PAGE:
Quote of the day

In the real world off-campus, good marksmanship trumps good will. ~Ralph Peters, Washington Post


3 Responses to “Quote of the day”

  1. 1 Mason
    January 30, 2009 at 7:56 am

    I like it. And I like the article it came from too… I’ve been saying the same thing about Afghanistan since the whole thing started.
    My two cents:
    Afghanistan is a lesson well learned by the U.S.S.R., and we should have read up on the country before invading it. The Talibs are using basically the exact same tactics that they did back in the mujahideen days with the Russians. Afghanistan is not a place that takes kindly to invaders, and if we don’t play our cards right we’ll end up just like the Soviets, and the Indians before them, and the British before them.
    In my (wishful) opinion, Obama should withdraw most of our conventional troops and authorize the CIA, SOCOM, and all of the CTUs and OGAs to operate outside of the Geneva Convention. Not that that would ever happen with any president other than Reagan or maybe Kennedy, but hey, its a thought.

  2. January 31, 2009 at 1:05 pm

    Afganistan is a winnable war, if we set our strategic parameters correctly. General Patraeus made in clear from the beginning that Afganistan was going to be tougher than Iraq. This is the Long War, folks. Settle in, grab a beer and a book. As Peters states, to try to turn Afganistan into a liberal democracy would be a huge mistake. To make sure it’s not a vast training ground for terror orgs. is attainable. We must stop thinking of every setback as a catastrophic defeat. That’s what the extremists bank on.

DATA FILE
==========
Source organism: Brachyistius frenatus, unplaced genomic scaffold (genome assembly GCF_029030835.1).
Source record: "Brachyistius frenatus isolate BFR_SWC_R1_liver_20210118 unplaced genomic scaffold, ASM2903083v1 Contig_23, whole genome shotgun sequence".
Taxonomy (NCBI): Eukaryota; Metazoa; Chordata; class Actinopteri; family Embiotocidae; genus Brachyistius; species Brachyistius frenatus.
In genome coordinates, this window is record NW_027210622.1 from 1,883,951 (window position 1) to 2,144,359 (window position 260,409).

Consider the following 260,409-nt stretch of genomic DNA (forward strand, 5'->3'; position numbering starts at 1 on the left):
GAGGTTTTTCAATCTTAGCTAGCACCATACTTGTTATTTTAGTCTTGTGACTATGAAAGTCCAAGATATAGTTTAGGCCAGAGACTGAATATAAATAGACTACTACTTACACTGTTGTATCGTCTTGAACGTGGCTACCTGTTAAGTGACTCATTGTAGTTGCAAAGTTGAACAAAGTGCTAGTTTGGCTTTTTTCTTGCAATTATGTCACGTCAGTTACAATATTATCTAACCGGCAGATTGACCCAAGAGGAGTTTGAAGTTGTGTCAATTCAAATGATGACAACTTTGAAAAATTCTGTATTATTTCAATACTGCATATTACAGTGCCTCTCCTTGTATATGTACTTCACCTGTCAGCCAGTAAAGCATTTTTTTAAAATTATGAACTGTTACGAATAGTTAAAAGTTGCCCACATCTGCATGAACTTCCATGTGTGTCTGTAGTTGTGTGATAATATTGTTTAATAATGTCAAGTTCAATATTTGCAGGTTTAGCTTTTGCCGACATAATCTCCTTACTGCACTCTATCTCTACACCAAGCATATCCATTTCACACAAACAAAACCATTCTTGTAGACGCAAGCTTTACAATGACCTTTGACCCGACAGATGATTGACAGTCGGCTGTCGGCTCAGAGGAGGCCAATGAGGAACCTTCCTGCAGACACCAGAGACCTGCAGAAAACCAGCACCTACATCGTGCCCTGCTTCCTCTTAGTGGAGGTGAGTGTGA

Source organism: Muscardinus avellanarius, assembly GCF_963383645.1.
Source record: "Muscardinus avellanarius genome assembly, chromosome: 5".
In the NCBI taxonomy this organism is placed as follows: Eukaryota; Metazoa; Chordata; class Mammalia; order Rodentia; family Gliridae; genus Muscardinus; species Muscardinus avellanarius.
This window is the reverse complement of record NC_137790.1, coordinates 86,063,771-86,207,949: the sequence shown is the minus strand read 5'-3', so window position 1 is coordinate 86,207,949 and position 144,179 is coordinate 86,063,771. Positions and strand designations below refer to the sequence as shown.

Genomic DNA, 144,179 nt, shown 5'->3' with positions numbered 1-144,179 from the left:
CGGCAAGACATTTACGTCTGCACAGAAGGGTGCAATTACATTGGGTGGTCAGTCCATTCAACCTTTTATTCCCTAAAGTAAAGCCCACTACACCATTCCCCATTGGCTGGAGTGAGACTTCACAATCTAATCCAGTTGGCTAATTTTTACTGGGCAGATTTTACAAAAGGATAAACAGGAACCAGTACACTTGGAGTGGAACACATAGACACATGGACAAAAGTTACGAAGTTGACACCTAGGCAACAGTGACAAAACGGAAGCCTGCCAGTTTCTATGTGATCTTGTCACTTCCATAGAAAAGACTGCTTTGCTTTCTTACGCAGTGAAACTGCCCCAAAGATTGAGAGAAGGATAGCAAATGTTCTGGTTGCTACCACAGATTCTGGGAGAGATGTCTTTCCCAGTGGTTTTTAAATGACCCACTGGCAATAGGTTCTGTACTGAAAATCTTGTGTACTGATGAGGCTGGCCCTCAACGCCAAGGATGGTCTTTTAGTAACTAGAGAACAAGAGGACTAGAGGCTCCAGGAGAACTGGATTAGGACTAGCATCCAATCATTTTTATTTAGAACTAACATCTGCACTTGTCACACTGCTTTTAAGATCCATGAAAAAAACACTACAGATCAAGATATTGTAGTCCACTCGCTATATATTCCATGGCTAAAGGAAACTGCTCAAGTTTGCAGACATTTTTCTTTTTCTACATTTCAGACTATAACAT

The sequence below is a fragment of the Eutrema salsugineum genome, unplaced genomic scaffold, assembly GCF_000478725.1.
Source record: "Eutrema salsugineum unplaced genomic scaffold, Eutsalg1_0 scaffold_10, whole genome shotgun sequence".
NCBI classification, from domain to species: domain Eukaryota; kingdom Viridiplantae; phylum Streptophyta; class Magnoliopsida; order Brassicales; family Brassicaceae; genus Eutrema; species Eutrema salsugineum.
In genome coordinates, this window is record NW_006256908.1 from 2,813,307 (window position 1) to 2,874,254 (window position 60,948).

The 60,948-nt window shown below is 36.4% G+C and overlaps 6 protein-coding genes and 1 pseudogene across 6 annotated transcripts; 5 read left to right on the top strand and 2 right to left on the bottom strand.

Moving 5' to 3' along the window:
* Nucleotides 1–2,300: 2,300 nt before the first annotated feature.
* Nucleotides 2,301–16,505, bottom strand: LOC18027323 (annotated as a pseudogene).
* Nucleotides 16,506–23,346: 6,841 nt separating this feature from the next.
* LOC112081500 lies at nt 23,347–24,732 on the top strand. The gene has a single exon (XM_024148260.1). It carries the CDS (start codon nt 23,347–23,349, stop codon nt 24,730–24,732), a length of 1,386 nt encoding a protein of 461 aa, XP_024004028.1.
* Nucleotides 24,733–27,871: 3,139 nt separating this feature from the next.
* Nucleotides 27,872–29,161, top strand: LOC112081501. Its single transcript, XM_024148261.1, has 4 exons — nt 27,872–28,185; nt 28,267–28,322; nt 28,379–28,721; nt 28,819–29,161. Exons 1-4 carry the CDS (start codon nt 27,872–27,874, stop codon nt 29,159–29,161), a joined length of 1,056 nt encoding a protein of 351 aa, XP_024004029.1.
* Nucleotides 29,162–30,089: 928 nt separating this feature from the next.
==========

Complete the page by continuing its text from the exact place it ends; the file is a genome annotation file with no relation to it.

As far as the Russian invasion of Afgainistan goes, we’ve done a much better job then Russia ever did. The Russians may have the most over-rated fighting force in the history of the world. Check out the 1994 Battle of Grozny. The Chechens basically kicked their rear-ends, with entire platoons of Spetznaz surrenduring.

    During the Soviet invasion of Afganistan, the Russians lost about 15,000 men, 300 helicoptors and over a hundred aircraft. They were out fought, and the chronic weakness of Soviet doctrine bit them in the ass: They can’t adapt on the fly. They have doctrinal inflexibility with command decisions at the tactical level coming down from higher-ups far from the battlefield. Not to mention the fact that the morale and training of the Russians is poor. Always has been, even in WWII where the only thing that allowed them to beat the Germans was the normal Russian lack of interest in their own lives. 18:1 kill ratios by the Germans at Stalingrad weren’t enough to stem the tide of Red soldiers that at times didn’t seem to care if they lived or died.

    Point being, don’t let that war fool you; it was as much a part of Russian ineptitude as Afgan “warrior spirit”.

  3. 3 kernunos
    January 31, 2009 at 3:59 pm

    To think the Russians did that badly in Afghanistan WITHOUT battling their own media on the homefront.

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